China's export comeback has factories scrambling for workers

Some factory managers have hiked wages by 25 per cent. PHOTO: AFP

BEIJING (REUTERS) - China's manufacturing recovery, fuelled in part by demand from Covid-constrained consumers abroad, has soared past expectations this year, so much so that factories are now struggling to fill a shortage of blue-collar workers to clear mounting orders.

The country's output of industrial robots, computer equipment and integrated circuits has roared back from its coronavirus paralysis - production for the year to November is up 22.2 per cent, 10.1 per cent and 15.9 per cent, respectively.

Much of the manufacturing boom has come from foreign demand, with export growth topping expectations for eight of the last nine months.

The remarkable turnaround comes as China has mostly eradicated the virus and contrasts with the sluggish comebacks seen in major industrialised peers, where factories are still struggling with pandemic disruptions and the hit to demand.

China's global export share increased to over 13 per cent in the second and third quarters from 11 per cent last year, according to Nomura, the highest for any quarter since at least 2006 when the investment bank started compiling the data.

While emergency stimulus in the United States and Europe pumped money into consumers' wallets, the fight to contain the virus in those markets fired up demand both for China-made PPE goods and gadgets for Westerners stuck at home.

Government data shows that in November there were more people employed in the industrial sector in Jinhua city, which includes the eastern export hub of Yiwu, than there had been at any time since end-2017.

"We laid off about 50 workers in the first half, and now with orders soaring, we're short of staff and not able to further ramp up production," said Ms Deng Jinling, who owns a thermal flask factory in Yiwu selling to the Middle East, US and Europe.

"We tried hiring dozens of temporary workers but they're not good enough," said Ms Deng.

Some workers she laid off have found jobs back home and are not willing to travel back just a few months before the upcoming Chinese New Year holidays in February.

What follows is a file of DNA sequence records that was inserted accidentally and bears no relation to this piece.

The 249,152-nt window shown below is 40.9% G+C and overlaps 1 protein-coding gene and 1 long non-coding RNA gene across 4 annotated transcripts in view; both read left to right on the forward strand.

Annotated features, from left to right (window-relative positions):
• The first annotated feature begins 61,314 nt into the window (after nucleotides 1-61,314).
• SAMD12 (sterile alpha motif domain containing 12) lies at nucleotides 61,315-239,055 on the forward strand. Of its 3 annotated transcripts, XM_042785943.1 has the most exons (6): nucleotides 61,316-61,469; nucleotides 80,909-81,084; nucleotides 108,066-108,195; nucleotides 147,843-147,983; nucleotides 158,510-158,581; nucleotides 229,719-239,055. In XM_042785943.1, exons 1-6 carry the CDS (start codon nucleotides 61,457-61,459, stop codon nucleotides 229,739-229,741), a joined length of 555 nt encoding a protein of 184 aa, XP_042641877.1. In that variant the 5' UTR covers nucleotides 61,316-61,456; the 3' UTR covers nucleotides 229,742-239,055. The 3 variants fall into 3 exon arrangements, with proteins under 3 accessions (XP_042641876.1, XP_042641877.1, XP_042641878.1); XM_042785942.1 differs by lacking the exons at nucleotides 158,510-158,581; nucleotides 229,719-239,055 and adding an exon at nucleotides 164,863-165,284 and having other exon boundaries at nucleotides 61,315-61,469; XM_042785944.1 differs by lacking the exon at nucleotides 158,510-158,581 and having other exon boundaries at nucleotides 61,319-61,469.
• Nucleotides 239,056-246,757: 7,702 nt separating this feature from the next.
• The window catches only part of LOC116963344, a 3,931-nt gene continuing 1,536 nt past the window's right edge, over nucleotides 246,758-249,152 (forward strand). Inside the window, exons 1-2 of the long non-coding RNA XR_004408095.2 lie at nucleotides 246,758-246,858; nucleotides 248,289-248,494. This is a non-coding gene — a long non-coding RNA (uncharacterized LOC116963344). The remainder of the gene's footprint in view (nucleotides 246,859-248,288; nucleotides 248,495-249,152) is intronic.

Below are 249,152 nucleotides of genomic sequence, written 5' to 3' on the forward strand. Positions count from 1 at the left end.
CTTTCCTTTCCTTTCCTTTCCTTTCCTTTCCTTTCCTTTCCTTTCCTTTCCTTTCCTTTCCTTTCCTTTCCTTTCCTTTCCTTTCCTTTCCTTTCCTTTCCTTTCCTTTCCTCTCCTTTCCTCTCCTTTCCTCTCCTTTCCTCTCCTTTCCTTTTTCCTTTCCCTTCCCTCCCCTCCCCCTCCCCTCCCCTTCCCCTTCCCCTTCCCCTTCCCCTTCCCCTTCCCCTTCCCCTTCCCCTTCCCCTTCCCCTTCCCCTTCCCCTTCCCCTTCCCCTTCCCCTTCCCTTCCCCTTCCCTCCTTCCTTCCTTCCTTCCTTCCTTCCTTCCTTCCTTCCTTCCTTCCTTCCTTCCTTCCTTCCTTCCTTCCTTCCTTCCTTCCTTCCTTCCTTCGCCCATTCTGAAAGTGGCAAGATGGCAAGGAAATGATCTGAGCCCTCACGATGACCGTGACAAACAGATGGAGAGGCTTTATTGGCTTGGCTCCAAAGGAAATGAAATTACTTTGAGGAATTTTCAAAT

But with clients chasing her heels, Ms Deng bought two automated production lines at the end of November to boost efficiency.

"We've never thought about doing this before, but this year has been so busy and we've exhausted our options," she said. "One automated production line is the equivalent of 10 workers."

A private index by Renmin University tracking demand for blue-collar labour hit a record in the third quarter. Some factory managers have hiked wages by 25 per cent to 10,000 yuan (S$2,038) per month, well above the average starting wage for graduates, according to local media.

For China's bicycle industry, 2020 is the best year in a decade, with consumers abroad craving exercise and ways to avoid public transport, said Mr Liang Xiaoling, general manager at Guangzhou-based Trinx Bikes.

"Our capacity maxed out in September and October, and we hired a lot of temporary workers to catch up with the demand," said Mr Liang, adding that orders are now stretching into 2022.

His factories now employ about 100 extra temporary workers on top of 1,000 or so regular staff.

Although manufacturing investment was slow to recover, falling 3.5 per cent over the first 11 months, strong export demand helped it rebound in the last quarter.

Investment jumped 12.5 per cent year-on-year in November, up from 3.7 per cent in October, according to research from analysts at CICC, an investment bank.

Mr Zhang Qinming, who owns a company manufacturing speakers for European and American markets, says demand is 25 per cent higher than in previous years.

He's been paying his normal staff overtime to keep up and has also hired temporary workers for about 18-19 yuan an hour, 20 per cent more than his full-time workers. As a last resort, he's leased other factories to take the load.

A labour crunch isn't the only constraint.

China's lopsided trade balance - exporting three containers for every one imported recently - and delays in containers returning to China due to the pandemic overseas, have created severe shipping bottlenecks, now starting to pinch exports.

The yuan is also hovering near multi-year peaks against the dollar, pressuring profits further. And an official gauge of factory raw materials costs reached the highest level since 2017 in November.

Despite the red-hot demand, Mr Liang, of Trinx Bikes, said profits are being squeezed. "Some of our orders are already seeing some losses," he said.

But for policymakers, the export boom has been a welcome one in a tough year. The surprising resilience of China's export sector, which employs around 180 million people, has reduced the need for massive stimulus to revive the economy this year, said analysts.

China hit 122 per cent of its annual job creation target by end-November.

But manufacturers don't expect this boom to last as other economies ramp up production.

"It started with the pandemic, so it will end with the vaccine rollout," said Mr Liang.

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